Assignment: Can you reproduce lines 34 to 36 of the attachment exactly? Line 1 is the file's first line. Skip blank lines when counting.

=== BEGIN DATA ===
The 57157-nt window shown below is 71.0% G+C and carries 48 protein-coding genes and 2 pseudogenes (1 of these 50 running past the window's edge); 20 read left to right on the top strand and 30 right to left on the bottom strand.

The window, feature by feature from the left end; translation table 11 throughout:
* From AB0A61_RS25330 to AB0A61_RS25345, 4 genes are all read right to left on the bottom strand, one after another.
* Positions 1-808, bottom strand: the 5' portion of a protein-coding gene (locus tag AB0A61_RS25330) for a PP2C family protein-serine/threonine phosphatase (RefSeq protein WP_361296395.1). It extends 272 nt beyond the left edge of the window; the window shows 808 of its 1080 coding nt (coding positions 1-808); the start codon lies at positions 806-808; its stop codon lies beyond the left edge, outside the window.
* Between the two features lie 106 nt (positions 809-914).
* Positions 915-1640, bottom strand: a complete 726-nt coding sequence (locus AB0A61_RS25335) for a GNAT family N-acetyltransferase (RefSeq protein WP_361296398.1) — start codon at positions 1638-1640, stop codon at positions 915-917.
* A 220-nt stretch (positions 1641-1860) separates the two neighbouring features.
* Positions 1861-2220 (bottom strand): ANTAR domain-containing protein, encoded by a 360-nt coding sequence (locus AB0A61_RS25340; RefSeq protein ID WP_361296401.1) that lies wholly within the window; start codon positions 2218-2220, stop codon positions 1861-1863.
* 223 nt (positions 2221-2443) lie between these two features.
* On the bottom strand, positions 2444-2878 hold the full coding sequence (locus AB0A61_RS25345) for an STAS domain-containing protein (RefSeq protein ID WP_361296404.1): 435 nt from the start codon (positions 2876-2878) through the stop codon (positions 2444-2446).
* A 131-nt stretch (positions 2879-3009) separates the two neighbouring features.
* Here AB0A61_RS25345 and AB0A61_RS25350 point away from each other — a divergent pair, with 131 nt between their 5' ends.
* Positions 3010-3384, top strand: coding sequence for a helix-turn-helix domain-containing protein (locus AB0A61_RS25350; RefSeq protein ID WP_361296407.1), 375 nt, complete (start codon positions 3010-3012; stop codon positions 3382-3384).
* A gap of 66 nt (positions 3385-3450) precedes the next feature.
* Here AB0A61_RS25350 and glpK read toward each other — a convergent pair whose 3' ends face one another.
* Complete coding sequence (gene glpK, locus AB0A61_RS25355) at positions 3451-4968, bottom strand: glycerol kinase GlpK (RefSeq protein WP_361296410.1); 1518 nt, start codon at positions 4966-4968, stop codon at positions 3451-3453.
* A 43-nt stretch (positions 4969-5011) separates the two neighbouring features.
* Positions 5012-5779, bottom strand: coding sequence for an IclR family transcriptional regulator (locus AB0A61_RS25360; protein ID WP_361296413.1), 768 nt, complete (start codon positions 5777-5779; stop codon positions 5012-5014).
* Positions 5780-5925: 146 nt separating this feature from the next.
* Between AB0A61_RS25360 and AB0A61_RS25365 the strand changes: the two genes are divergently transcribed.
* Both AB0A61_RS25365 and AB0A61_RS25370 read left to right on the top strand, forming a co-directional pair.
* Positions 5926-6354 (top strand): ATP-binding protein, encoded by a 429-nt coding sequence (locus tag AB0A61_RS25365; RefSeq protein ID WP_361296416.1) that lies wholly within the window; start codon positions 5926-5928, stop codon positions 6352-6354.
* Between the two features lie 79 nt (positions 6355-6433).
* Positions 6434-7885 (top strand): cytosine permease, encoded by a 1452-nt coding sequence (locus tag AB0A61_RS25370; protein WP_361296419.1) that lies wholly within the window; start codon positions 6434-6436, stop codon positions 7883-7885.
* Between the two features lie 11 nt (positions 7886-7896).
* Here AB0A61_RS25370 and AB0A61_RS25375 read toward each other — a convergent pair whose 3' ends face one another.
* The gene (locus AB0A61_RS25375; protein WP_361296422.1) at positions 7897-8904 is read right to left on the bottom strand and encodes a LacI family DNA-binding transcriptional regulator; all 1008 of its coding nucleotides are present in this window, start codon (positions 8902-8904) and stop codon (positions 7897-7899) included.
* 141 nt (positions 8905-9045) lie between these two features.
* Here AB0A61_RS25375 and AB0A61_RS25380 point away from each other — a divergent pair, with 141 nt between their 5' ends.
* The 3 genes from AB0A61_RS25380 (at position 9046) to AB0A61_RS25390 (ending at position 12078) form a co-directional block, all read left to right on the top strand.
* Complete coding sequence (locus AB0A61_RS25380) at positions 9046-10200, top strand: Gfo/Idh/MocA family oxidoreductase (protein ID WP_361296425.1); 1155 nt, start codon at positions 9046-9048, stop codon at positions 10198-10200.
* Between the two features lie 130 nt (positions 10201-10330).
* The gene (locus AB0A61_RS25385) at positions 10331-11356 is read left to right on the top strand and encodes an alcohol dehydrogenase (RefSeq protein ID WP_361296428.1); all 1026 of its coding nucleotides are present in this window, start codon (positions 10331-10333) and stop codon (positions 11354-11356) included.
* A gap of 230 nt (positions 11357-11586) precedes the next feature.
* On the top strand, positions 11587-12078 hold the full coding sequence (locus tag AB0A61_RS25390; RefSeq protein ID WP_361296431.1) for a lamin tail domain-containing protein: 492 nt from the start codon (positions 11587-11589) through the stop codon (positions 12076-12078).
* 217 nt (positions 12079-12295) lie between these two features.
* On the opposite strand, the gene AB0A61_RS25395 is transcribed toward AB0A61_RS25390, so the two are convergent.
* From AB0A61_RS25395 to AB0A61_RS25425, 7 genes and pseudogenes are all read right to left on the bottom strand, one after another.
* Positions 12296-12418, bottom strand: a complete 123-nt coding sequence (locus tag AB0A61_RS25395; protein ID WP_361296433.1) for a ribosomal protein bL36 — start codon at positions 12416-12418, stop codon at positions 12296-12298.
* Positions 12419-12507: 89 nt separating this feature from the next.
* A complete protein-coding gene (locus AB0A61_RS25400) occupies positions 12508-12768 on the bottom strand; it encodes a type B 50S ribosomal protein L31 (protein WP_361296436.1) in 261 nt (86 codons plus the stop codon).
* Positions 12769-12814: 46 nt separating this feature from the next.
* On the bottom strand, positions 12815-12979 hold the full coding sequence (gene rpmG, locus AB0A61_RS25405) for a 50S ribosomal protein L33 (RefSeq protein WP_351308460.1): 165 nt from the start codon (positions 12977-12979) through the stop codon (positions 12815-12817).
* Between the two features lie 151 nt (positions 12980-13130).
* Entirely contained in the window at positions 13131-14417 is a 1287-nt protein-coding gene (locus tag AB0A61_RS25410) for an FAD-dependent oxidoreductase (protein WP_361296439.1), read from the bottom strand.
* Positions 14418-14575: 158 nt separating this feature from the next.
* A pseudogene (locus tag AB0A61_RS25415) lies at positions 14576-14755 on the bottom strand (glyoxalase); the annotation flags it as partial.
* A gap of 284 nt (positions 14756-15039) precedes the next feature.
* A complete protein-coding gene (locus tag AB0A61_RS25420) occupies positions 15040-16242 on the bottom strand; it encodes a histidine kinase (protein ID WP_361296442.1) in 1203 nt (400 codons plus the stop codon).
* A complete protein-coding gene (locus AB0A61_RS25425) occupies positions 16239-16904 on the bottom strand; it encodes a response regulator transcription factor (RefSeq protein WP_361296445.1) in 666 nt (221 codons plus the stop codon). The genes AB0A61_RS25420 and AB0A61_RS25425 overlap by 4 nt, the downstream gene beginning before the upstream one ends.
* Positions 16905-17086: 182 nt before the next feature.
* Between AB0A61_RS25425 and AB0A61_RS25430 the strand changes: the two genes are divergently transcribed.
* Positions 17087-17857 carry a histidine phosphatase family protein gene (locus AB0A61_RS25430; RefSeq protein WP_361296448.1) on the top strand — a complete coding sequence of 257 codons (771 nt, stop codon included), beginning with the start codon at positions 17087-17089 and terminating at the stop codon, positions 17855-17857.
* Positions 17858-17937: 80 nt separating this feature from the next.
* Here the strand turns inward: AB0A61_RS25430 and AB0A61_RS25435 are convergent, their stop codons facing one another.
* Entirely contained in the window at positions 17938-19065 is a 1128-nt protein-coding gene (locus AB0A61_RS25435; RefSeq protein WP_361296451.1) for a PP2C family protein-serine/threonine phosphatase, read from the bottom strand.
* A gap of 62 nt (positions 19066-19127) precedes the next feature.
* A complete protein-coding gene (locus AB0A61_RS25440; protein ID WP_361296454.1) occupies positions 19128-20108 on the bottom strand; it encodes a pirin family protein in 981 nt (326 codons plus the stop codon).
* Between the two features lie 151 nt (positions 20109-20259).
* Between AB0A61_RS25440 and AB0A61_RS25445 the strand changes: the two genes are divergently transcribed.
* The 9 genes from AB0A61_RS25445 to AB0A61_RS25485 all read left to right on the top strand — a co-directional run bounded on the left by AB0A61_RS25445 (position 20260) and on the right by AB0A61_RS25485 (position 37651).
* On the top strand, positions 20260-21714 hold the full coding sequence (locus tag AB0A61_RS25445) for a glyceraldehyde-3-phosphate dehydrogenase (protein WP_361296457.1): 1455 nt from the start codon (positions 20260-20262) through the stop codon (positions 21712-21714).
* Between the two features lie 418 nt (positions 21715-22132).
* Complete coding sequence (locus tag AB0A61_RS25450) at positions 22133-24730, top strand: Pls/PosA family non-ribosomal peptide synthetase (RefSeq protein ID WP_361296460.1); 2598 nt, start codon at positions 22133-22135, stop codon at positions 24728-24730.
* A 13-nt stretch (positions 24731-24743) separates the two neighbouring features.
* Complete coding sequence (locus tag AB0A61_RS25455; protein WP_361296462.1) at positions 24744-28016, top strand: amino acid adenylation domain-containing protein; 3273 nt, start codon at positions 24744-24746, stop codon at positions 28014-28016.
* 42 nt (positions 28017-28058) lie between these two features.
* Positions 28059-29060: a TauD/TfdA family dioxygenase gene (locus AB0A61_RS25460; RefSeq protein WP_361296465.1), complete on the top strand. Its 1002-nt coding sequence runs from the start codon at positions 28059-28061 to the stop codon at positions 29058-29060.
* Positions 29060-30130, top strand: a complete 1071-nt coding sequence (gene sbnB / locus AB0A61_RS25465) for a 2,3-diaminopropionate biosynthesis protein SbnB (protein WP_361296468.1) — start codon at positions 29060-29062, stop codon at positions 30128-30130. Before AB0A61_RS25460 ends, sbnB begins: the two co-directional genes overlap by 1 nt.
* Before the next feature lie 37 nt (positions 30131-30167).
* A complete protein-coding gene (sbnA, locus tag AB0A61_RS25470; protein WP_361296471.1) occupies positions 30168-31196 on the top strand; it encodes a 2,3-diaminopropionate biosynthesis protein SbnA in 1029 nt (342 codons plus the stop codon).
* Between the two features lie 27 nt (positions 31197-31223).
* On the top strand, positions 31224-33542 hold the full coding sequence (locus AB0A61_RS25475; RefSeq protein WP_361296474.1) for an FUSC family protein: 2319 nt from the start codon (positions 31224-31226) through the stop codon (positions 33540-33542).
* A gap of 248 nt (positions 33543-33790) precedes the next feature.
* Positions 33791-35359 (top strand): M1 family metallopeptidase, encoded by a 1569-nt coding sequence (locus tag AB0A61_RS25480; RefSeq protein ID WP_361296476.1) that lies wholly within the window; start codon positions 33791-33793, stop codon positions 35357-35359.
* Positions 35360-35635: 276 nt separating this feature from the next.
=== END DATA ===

* A gap of 230 nt (positions 11357-11586) precedes the next feature.
* On the top strand, positions 11587-12078 hold the full coding sequence (locus tag AB0A61_RS25390; RefSeq protein ID WP_361296431.1) for a lamin tail domain-containing protein: 492 nt from the start codon (positions 11587-11589) through the stop codon (positions 12076-12078).
* 217 nt (positions 12079-12295) lie between these two features.